Thursday, August 23, 2007

Oppostion Could End Government Over Kyoto

Opposition parties are ramping up talk of bringing down the minority government after the Conservatives opportunistically posted their comprehensive climate change plan online while political attention was distracted by the ongoing North American leaders summit.

Both the NDP and the Bloc Quebecois are taking exception to the plan which fails to outline a path to meet Canada's greenhouse gas reduction targets agreed to under the Kyoto Protocol. It also flies in the face of a private members bill passed by opposition parties that legally requires Canada to honour it's Kyoto commitments.

(NDP leader) Mr. Layton suggests the lack of action on climate change would force his party to vote against the Conservatives.

The Liberals did not return phone calls yesterday to say whether they would be willing to prop up the government after the lack of action on Mr. Rodriguez's law.

But Bloc Québécois MP Bernard Bigras, who is his party's environment critic, is making threats similar to those of Mr. Layton. The government is taking a "political risk" by ignoring the law, Mr. Bigras said. The plan released this week "is not acceptable, it does not constitute a response as required by the law that was voted upon by Parliament," he said.


At this stage, critics may be right in saying that it's simply too late for Canada to meet its Kyoto commitments. However, what's equally true is that the Conservative alternative is an industry friendly piece of toilet paper that falls far short of what Canada can and should do. The final blow will fall to the Liberals. Although a minority government, the Conservatives need the support of just one of the opposition parties to survive a confidence vote.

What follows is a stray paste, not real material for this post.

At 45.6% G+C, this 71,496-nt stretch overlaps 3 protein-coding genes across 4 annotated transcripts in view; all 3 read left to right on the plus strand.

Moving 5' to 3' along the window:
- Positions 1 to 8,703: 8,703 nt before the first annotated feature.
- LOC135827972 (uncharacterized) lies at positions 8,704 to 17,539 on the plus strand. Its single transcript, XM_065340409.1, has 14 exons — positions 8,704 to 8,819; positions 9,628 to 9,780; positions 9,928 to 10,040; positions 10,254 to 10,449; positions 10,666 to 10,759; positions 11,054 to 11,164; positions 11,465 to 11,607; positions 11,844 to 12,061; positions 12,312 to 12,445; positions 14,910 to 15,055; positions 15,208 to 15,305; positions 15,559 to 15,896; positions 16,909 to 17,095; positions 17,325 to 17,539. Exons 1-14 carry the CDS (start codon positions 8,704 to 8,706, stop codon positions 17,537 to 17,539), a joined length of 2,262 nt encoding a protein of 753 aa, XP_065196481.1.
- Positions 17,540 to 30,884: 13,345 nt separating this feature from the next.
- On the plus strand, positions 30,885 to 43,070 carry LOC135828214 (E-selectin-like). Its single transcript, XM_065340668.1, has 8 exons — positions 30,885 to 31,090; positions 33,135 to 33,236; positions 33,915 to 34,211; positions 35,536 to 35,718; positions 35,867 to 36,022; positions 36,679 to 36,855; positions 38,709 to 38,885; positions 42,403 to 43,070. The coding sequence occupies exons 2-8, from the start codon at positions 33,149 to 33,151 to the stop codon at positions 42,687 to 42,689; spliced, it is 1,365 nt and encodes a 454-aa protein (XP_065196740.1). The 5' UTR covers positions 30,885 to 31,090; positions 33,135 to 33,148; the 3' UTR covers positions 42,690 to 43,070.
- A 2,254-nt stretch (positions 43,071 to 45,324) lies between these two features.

In the aftermath of a lengthy leadership race and a mediocre standing in the polls, the Liberals have looked reticent at pushing for an election. But if the NDP and the Bloc stand in opposition to the Conservatives the Liberals will face a real dilemma - show no leadership or credibility by siding with the Conservatives and their farcical environment plan, or face an election they are not equipped to win.

Here's some advice. The Liberals will not gain power again as long as they show zero backbone in the face of Conservative policies. They'd be better served by establishing, then holding true to, some principles rather than playing politics around them. If they do that, the votes will follow. Fail at that, and they will lose either way.


4 comments:

rabbit said...

There are two problems with the Liberals forcing an election right now...

(1) Their finances are (from what I've heard) in poor shape. The conservative finances are apparently in much better condition. As Deep Throat once said, "follow the money".

(2) If they regained power, they would then be in the embarrasing position of trying to achieve the Kyoto targets. I simply don't believe it's doable. That's not an ideological statement about the value of Kyoto, but a pragmatic one about whether it's truly achievable in practice.

If the Liberals put off the election long enough then they can blame the failure to achieve Kyoto targets on the conservatives even if the Liberals get back into power. Get into power too soon, however, and that excuse doesn't work so well.

Anonymous said...

Good advise. Better to be seen flying with one wing as a right minded politician and leave phony circus-like moments to Conservatives.

Oldschool said...

News Flash!!! Kyoto is as dead as PET!!
Even if we shut down the country totally, the Chinese annual increase is equal to our TOTAL ANNUAL CO2 OUTPUT.
How many of you plan your lives based on computer models? I bet none . . . cause computers just don't know . . .

E. R. Dunhill said...

oldschool,
Do you also oppose medical research? Drug development relies on computer modeling. How about manufacturing and civil engineering? Complex products and infrastructure are designed using computer models. Most people reading this blog, whether they realize it or not, benefit from decisions based upon computer models.